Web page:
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CANVEY ISLAND

I did this walk on Sunday 23rd September 2007. I had been going to walk along the Medway Valley from Strood to Maidstone but I had got up a bit too late (again) to get a suitable train and thus drove to Canvey Island instead to continue my series of walks on the Essex coast. It was a fine day with plenty of sunshine and felt quite warm for the time of the year despite a fairly strong breeze.

Seafront, Canvey
View across the Thames
Heading round to Thorney Bay
(1) Seafront, Canvey
(2) View across the Thames
(3) Heading round to Thorney Bay

I parked in a pay and display car park on the seafront at Canvey town and then started heading along the sea wall, photo 1, upstream besides the River Thames. Looking across the Thames Estuary I could see the gently rolling hills of Kent, photo 2, and a bit further down to the left, the Isle of Grain power station. Making my way along the sea wall I soon reached Thorney Bay, photo 3 where the sea wall heads off to the right to reach a small patch of sand and shingle that had remained exposed at the high tide. Passing round the bay I soon was once again following the sea wall up besides the River Thames.

Caravan Site, Canvey Island
Calor Gas Terminal
Sea Wall, Canvey Island
(4) Caravan Site, Canvey Island
(5) Calor Gas Terminal
(6) Sea Wall, Canvey Island

Leaving the town the route heads past a large caravan site, photo 4, and on past the Calor Gas Liquid propane gas terminal, photo 5, and the storage facilities of the Oikos Storage company. A boot fair was being held just inland although I resisted the temptation to go and have a look round. Heading up river it was possible either to walk on top of the sea wall or along its foot, photo 6, just above the water which was just below high tide level when I set out. As I made my way past the town of Canvey I alternated between walking along the bottom which gave good views of the river and along the top which gave views of Canvey. Heading past the oil storage facilities the sea wall was probably at least ten feet high with walls of sheer concrete and every so often a metal ladder ran down to the foot of the wall to allow access back to the top. The sea walls had been extensively rebuilt and improved after the floods of 1953 which claimed the lives of 58 people.

Jetties, Canvey Island
The Navion Scandia, Canvey Island
Occidental Oil Refinery Jetty, Canvey Island
(7) Jetties, Canvey Island
(8) The Navion Scandia, Canvey Island
(9) Occidental Oil Refinery Jetty, Canvey Island

Photo 7 was taken from the top of one such ladder as I made my way back up over the sea wall. The footpath passes under a number of jetties and pipes before reaching Shellhaven Point and turning to follow the sea wall around to the right alongside Holehaven Creek beside the Lobster and Smack pub which huddles below the sea wall. A number of large boats were moored at the end of the jetties, the ship in photo 8 is the 265 mtrs long Norwegian registered crude oil tanker Navion Scandia. Heading up Holehaven Creek I passed under a huge jetty, photo 9, that headed out high over head out to the Thames Estuary.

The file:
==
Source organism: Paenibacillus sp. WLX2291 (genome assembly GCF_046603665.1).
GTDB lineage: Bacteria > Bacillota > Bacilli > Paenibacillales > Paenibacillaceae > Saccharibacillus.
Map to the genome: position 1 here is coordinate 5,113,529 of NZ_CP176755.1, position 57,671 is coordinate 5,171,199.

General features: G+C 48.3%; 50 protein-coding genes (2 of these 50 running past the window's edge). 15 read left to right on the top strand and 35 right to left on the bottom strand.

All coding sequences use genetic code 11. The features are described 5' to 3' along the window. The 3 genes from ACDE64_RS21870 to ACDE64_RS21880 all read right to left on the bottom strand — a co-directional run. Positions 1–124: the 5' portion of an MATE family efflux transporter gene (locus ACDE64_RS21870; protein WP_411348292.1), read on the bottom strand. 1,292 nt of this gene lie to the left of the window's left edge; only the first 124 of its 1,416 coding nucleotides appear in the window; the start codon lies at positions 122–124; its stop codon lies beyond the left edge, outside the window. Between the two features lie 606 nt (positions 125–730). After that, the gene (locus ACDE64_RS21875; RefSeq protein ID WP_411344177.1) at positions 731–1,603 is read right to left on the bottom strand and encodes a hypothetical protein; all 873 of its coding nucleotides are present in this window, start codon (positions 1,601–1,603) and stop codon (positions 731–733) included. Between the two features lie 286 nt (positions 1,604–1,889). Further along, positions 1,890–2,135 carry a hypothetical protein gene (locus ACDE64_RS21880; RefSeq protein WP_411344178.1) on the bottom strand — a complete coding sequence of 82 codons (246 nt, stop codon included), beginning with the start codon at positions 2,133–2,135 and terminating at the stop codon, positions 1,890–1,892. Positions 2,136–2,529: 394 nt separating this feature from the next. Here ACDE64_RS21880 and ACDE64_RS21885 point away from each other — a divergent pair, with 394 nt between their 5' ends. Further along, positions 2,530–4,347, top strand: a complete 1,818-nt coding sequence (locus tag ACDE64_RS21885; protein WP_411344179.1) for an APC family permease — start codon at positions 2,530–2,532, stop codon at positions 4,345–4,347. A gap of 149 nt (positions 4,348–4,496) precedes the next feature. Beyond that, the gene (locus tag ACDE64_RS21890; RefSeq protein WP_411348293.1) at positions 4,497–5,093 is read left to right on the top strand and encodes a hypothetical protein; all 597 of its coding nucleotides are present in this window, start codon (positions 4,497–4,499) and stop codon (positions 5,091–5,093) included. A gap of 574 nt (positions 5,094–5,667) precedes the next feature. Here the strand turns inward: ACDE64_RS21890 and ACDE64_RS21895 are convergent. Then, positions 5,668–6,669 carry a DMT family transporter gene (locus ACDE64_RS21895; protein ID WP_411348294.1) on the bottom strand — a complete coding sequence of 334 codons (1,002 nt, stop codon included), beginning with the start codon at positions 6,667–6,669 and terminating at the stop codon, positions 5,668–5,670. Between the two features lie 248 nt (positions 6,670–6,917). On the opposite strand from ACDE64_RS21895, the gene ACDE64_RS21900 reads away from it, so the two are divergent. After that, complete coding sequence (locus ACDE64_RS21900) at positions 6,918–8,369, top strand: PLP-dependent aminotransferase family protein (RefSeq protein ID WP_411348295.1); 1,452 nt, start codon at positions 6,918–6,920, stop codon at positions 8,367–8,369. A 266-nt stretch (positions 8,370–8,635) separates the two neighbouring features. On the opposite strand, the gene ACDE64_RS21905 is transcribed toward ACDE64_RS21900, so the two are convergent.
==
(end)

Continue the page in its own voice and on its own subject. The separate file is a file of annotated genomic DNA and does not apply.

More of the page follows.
Occidental Oil Refinery Jetty, Canvey Island
Site of the Occidental Oil Refinery
Coryton Oil Refinery
(10) Occidental Oil Refinery Jetty, Canvey Island
(11) Site of the Occidental Oil Refinery
(12) Coryton Oil Refinery

As I walked under the huge overhead jetty, photo 10, I wondered what it was for because it didn't seem to be used or have any pipes going to or from it, or to lead anywhere on its landward side. However a little further on I passed a notice board beside the Canvey Business Park and Community Wildspace which said that the area I had been walking past is part of former Occidental Oil Refinery and Storage Complex that was built in the 1970's but never used as such and I guess the jetty must be a remnant from that. The remainder of the site, photo 11, was very wild and overgrown with only the occasional lamppost rising above greenery to give any clue to the areas previous heritage. Having done some further research it seems that the oil refinery site was abandoned in 1975 when it was half finished, including having had 10 million spent on the jetty, apparently the longest in Europe. In 1988 the site was brought by Peter de Savary who intended to build houses on the area but that scheme was refused planning permission and in 1994 his firms went into receivership. Safeways then bought the site but not the jetty in 1995. Left unattended the site has become a wildlife haven with more than 1300 species of insect being recorded however the area is now once again under threat of development as part of the Thames Gateway. I continued along the grassy sea wall path with the site of the old oil storage facility on the right and the Coryton Oil Refinery, photo 12, on the other side of the creek.

Holehaven Creek
Flood Barrier, East Haven Creek
Landfill site
(13) Holehaven Creek
(14) Flood Barrier, East Haven Creek
(15) Landfill site

Not only was the Coryton refinery making a considerable amount of noise it was also very, very smelly, the wind blowing quite strongly directly across the creek from the direction of the refinery. In the creek there were several large flocks of birds picking over the mudflats that were being exposed by the slowly ebbing tide although they were a bit too distant for me to tell what they were. I continued up the creek, photo 13, to reach a flood barrier, photo 14, where East Haven Creek which splits Canvey Island from the mainland bears round to the right along with the sea wall. To my right there was a large field of cows grazing and over to the other side of the creek the refinery was now replaced by a large landfill site, photo 15.